Corn futures prices rose 1.5%, primarily with grain traders squaring positions ahead of the long weekend. Despite the rise corn prices finished the week down for the fourth consecutive time, the longest losing streak since the summer of 2020. The selling has much to do with taking pressure off from the speculative surge on record corn export volumes and higher unit values. Total U.S. agricultural exports are expected to improve $7.5 billion to reach a record $191.0 billion.
Longer term corn prices remain underpinned by possible U.S. planting delays and Ukraine grain unavailable for export. Ukraine’s spring plantings are now 98% complete and will drop 25% from a year ago due to the ongoing Russian invasion, per the country’s agriculture ministry. That includes 10.304 million acres of corn.
Corn Futures Highlights
- Corn dipped 0.3% for the week but is up 31% ytd
- July futures firmed 11.25 cents to $7.7625, with September futures up 10.75 cents to $7.4475.
- Preliminary volume estimates were for 179,164 contracts, falling short of Thursday’s final count of 213,070.
- Corn basis bids were largely steady but slightly mixed at a few Midwestern locations on Friday, moving as much as 3 cents higher at an Iowa ethanol plant and as much as 3 cents lower at an Ohio elevator today.
Corn Technical Outlook
Corn rally topped out at the highest since 2012 in Chicago at +1/8 and has corrected back to spit the Tenkan. Major grower and shipper Brazil, the center-west region had a dry April, hampering corn in its final development stages before harvest. U.S crops are just being sown, wet and chilly soils has left the plantings pace at its slowest start since 2013.
“Farmers are in a race against the clock to get their crops in the ground this week, with planting of corn, soybeans and wheat well behind their usual pace. Wet and cool temperatures in key parts of the Midwest have delayed farmers’ planting plans, leaving them days to get crops in the ground before they start to lose out on a bigger harvest. If they don’t, some grain traders say that already high prices for agricultural commodities could rise even more… The U.S. Department of Agriculture said 22% of corn was planted, compared with 50% for the previous-five-year average. For soybeans, 12% was planted, compared with the previous-five-year average of 24%, and 27% of spring wheat was in the ground compared with a typical 47%…”May 11 – Wall Street Journal (Patrick Thomas and and Kurk Maltais):
Ukraine’s spring plantings are now 98% complete and will drop 25% from a year ago due to the ongoing Russian invasion, per the country’s agriculture ministry. That includes 10.304 million acres of corn, 2.292 million acres of spring barley and 466,000 acres of spring wheat.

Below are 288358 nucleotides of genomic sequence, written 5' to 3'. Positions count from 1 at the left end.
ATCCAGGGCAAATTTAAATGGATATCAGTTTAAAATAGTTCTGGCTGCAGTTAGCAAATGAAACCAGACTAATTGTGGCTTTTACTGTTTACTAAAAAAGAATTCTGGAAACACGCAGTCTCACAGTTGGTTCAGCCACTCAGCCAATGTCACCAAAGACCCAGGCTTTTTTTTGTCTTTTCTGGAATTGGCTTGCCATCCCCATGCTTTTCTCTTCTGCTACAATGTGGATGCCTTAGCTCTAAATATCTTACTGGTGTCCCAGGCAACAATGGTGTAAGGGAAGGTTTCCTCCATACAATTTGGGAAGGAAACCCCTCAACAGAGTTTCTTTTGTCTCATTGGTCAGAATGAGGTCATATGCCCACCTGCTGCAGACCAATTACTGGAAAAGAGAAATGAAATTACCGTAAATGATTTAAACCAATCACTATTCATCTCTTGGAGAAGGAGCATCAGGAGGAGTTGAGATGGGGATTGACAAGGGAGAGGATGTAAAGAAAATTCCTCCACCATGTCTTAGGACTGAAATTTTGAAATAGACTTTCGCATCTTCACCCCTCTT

In France AgriMer reports that 99% of the country’s 2022 corn crop has been planted through May 23. It also notes that 91% of the crop is rated in good-to-excellent condition, versus 93% in the prior week.
The Ukrainian Agribusiness Club estimates that the country’s total grain production will drop nearly 38% this season. That includes corn production sliding 39% lower to 1.012 billion bushels and wheat production dropping 44% to 661.4 million bushels. Ukraine is a significant exporter of both crops.
European Union grain trade association Coceral has slightly lowered its estimates for EU corn production this season to 2.598 billion bushels. That would be a year-over-year decrease of 1.8%, if realized.
A USDA-ERS report shows U.S. corn exports in fiscal year 2022 are now forecasted to improve by $2.2 billion, reaching a new total of $19.1 billion “due to record volumes and higher unit values.
Total U.S. agricultural exports are expected to improve $7.5 billion to reach a record $191.0 billion.
Effect of Higher Input Costs on Farmers
A recent report by the Agricultural and Food Policy Center (AFPC) at Texas A&M University shows higher input prices are having a larger impact on farmers than originally thought.
- Net cash farm income on the representative feed grain and oilseed farms is projected to decline by an average of $534,000 from 2021 to 2022 across the 25 feed grain and oilseed farms.
- Representative wheat farms face an average reduction in net cash farm income of $399,000.
- Representative cotton farms face an average reduction in net cash farm income of $716,000.
- Rice farms face the largest reduction in net cash farm income per farm at $880,000 and a per acre reduction of $442.
Compiled by Joe Outlaw, Ph.D., and Bart Fischer, Ph.D., co-directors of the AFPC.
Commodity Round Up
- Bloomberg Commodities Index rose 2.5% (up 35.0% y-t-d).
- Spot Gold increased 0.4% to $1,854 (up 1.3%).
- Silver gained 1.6% to $22.11 (down 5.1%).
- WTI crude added $1.87 to $114.07 (up 53%).
- Gasoline jumped 4.7% (up 80%)
- Natural Gas surged 8.0% (up 134%).
- Copper increased 0.7% (down 4%).
- Wheat dipped 1.0% (up 50%),
- Corn slipped 0.2% (up 31%).
- Bitcoin fell $480, or 1.7%, this week to $28,800 (down 38%).
- Bitcoin fell $550, or 1.8%, this week to $29,250 (down 37%).
Source: TC, USDA, Farm Progress
From The TradersCommunity Research Desk